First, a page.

She scrambled to set up virtual lessons for her fifth-grade language arts students in the spring. By fall, she was excited about returning to the classroom, but on just her second day back she became so concerned at the conditions in her Houston school that she took part in a sick-out with other teachers.
Now, she wants the vaccine against Covid-19 to be prioritized for her and all other teachers to keep them safe at their schools.
“I’m all for teachers being put on a higher list because we are around so many,” she told CNN.
Dr. Anthony Fauci, director of the National Institute of Allergy and Infectious Diseases, said getting children back into school and staying there would be one of his key goals when he becomes chief medical adviser to the incoming administration.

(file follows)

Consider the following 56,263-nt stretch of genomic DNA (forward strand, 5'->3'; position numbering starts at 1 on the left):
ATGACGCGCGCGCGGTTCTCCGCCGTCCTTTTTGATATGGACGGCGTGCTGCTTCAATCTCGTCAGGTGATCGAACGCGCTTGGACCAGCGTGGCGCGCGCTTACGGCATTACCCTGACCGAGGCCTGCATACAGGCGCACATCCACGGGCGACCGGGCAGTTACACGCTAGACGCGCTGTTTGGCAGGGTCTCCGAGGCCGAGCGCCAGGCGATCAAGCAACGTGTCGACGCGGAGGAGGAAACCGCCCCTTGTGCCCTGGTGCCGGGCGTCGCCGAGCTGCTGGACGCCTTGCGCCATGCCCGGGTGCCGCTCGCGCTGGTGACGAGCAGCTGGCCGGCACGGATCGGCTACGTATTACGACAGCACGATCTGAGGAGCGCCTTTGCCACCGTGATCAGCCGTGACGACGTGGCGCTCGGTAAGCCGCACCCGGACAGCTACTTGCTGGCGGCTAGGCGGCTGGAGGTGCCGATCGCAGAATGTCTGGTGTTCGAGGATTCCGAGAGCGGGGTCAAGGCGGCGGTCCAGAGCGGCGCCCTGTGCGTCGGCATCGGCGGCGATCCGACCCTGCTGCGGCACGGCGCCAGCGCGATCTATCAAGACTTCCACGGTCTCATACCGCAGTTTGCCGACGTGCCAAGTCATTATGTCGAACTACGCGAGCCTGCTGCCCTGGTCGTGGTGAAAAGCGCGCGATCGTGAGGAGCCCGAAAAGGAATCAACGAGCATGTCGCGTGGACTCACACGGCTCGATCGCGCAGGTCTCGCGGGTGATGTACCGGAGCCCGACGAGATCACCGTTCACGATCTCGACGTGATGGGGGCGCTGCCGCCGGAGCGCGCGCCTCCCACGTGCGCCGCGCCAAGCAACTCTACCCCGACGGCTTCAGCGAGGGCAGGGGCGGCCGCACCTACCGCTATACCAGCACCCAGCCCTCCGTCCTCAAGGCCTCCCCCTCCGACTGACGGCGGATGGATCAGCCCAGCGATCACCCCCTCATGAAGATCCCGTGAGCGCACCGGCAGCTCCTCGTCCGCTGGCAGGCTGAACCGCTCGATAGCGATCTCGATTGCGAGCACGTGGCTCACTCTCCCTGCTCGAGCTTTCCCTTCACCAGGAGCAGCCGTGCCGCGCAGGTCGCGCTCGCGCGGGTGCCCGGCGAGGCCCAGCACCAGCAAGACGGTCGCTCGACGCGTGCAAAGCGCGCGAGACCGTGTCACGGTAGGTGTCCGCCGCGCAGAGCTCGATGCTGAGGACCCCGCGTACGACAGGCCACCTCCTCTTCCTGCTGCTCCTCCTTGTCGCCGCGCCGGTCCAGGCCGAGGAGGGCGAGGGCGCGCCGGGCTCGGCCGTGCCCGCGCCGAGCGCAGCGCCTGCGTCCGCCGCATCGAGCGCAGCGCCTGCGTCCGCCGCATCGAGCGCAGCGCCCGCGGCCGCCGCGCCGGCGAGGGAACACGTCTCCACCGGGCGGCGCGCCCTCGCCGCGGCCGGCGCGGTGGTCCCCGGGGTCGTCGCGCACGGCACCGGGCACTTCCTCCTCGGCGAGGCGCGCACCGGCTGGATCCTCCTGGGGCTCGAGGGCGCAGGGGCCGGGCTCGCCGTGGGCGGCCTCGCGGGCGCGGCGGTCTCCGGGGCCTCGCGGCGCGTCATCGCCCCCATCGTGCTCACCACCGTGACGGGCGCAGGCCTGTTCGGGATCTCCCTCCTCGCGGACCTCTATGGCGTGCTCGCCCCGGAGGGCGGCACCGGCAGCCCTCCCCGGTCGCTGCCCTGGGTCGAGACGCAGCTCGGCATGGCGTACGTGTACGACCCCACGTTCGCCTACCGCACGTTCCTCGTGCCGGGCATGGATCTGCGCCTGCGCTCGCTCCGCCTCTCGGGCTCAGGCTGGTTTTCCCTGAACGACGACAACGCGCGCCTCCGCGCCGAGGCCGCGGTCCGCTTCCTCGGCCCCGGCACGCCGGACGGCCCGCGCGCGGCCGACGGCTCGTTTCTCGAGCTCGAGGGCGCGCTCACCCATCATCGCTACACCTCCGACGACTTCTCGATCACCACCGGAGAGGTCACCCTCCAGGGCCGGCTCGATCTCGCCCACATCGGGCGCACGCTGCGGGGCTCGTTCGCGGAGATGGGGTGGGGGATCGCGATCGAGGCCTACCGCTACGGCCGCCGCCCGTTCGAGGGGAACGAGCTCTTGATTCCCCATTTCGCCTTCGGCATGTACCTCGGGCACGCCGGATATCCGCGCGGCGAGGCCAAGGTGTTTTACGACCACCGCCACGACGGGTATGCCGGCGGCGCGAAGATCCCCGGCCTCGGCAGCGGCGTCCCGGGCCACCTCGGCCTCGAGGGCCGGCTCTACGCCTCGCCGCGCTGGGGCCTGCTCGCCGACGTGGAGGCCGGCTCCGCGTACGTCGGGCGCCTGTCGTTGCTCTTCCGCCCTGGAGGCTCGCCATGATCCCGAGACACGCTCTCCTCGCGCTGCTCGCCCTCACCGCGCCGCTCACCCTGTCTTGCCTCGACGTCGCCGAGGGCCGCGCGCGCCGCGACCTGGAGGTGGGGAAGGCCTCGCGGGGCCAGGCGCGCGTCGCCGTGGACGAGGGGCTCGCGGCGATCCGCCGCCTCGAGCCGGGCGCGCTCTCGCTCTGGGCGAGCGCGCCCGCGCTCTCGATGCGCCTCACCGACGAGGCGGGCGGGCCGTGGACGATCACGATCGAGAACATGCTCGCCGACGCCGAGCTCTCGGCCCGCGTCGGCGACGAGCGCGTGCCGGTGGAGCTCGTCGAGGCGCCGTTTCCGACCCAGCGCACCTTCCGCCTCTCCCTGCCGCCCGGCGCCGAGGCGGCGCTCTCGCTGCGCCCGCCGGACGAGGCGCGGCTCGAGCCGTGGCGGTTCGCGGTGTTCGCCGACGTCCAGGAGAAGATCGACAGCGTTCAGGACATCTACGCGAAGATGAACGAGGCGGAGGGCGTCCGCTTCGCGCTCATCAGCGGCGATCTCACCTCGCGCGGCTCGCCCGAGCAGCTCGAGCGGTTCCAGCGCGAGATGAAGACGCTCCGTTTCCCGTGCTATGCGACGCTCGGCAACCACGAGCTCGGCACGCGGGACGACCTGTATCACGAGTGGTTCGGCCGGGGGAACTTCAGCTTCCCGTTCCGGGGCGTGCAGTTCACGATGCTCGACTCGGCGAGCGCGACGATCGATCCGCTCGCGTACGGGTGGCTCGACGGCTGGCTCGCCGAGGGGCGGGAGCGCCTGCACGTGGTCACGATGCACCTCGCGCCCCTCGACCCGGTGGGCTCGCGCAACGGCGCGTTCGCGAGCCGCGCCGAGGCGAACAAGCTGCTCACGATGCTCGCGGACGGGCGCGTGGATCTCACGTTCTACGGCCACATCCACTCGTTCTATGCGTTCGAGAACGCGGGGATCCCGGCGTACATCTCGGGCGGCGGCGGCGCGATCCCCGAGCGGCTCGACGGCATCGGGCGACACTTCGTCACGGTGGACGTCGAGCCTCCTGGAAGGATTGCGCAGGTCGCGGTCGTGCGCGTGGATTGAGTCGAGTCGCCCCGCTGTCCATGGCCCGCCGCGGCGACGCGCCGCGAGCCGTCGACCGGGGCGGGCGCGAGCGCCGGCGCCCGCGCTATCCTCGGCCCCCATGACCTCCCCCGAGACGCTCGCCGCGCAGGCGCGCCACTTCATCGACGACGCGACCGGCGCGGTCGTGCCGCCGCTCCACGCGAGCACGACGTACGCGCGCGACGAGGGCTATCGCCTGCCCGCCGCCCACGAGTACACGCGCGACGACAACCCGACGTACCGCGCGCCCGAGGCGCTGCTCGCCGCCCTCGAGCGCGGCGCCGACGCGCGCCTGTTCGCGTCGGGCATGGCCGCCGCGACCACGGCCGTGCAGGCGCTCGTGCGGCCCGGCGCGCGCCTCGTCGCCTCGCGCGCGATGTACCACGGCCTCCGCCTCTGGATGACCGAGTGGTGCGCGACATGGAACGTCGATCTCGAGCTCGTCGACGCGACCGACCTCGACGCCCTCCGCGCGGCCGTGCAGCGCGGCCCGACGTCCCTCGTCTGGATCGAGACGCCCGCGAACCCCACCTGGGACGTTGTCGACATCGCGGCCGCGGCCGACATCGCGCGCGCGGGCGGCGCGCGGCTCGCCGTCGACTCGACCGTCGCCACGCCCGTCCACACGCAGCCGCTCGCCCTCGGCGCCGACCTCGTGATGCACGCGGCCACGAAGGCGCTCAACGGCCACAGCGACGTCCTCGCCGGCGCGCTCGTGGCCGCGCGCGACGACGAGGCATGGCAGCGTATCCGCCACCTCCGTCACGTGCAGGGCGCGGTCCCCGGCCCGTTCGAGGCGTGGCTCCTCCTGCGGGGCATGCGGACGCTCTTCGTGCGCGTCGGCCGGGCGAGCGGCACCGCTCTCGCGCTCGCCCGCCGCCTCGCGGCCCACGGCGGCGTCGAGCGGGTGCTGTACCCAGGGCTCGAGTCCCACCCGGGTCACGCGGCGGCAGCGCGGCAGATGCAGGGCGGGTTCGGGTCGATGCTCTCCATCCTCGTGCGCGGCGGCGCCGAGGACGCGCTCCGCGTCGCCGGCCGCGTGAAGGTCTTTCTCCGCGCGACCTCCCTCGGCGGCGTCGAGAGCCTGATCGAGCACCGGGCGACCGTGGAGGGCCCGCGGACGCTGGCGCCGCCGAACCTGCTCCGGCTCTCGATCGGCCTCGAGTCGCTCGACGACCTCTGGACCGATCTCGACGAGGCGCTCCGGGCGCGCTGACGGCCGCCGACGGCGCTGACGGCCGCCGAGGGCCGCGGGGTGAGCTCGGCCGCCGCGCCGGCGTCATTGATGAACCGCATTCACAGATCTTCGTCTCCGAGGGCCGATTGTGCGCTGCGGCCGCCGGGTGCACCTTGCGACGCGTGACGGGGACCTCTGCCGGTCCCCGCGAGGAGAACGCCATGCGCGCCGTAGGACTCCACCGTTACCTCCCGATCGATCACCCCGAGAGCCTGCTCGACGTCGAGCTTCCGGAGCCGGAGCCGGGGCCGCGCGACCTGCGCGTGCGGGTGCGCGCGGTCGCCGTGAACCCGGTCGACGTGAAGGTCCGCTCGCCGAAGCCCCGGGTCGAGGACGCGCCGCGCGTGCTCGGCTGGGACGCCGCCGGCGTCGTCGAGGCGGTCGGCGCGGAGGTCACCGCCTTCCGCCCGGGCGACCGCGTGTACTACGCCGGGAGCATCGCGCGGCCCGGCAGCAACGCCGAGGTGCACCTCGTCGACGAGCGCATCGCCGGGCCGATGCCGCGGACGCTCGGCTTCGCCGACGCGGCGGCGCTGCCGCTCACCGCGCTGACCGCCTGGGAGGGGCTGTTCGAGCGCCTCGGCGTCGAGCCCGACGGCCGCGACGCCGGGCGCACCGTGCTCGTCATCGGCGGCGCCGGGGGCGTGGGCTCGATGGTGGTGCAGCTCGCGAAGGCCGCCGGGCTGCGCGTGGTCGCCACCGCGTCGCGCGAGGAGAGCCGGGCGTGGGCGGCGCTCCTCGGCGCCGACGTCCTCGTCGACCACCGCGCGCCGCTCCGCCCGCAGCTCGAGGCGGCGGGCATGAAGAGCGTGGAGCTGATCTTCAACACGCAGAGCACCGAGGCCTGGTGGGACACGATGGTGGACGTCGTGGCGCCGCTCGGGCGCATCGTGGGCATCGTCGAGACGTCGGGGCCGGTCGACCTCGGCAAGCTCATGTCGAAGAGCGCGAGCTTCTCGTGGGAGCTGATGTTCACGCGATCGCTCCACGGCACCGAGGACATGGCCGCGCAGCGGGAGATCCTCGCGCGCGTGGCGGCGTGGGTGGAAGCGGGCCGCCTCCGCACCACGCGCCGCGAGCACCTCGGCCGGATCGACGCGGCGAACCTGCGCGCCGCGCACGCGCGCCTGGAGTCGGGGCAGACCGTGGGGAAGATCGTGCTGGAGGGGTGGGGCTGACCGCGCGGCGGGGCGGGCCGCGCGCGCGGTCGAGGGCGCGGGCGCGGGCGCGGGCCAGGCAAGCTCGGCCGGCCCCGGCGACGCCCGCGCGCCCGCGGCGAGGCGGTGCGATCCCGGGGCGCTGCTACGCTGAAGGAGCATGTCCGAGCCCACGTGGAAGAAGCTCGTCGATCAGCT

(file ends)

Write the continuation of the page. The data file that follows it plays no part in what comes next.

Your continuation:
Guidelines from the Centers for Disease Control and Prevention put teachers in the second tier of vaccine recipients, recommending they should be vaccinated along with other frontline essential workers like grocery store staff and police officers, once healthcare personnel and residents of long-term care facilities are protected.
But it’s up to individual states to make their own priorities, so while some like California are following CDC guidance, it is not mandatory.
Alarm at deaths of teachers
But teachers have been infected and some have died.
“I’m walking into a room where I actually don’t really know what I’m breathing in,” she said. “A lot of our schools have really, they’re very old and … their AC units are very, very old.”
Gill says she knows people who are leaving the profession. She is stressed but she’s doing her best to let that go and come to terms with the situation until she can be vaccinated and feel safer.
For now though, she’s using some of the same protective techniques used by frontline medical staff.
“Before I go to my boyfriend’s house, I’ll change my clothes and make sure that I’ll take a shower and stuff because I feel like I might be bringing something to the people that I care about,” she said.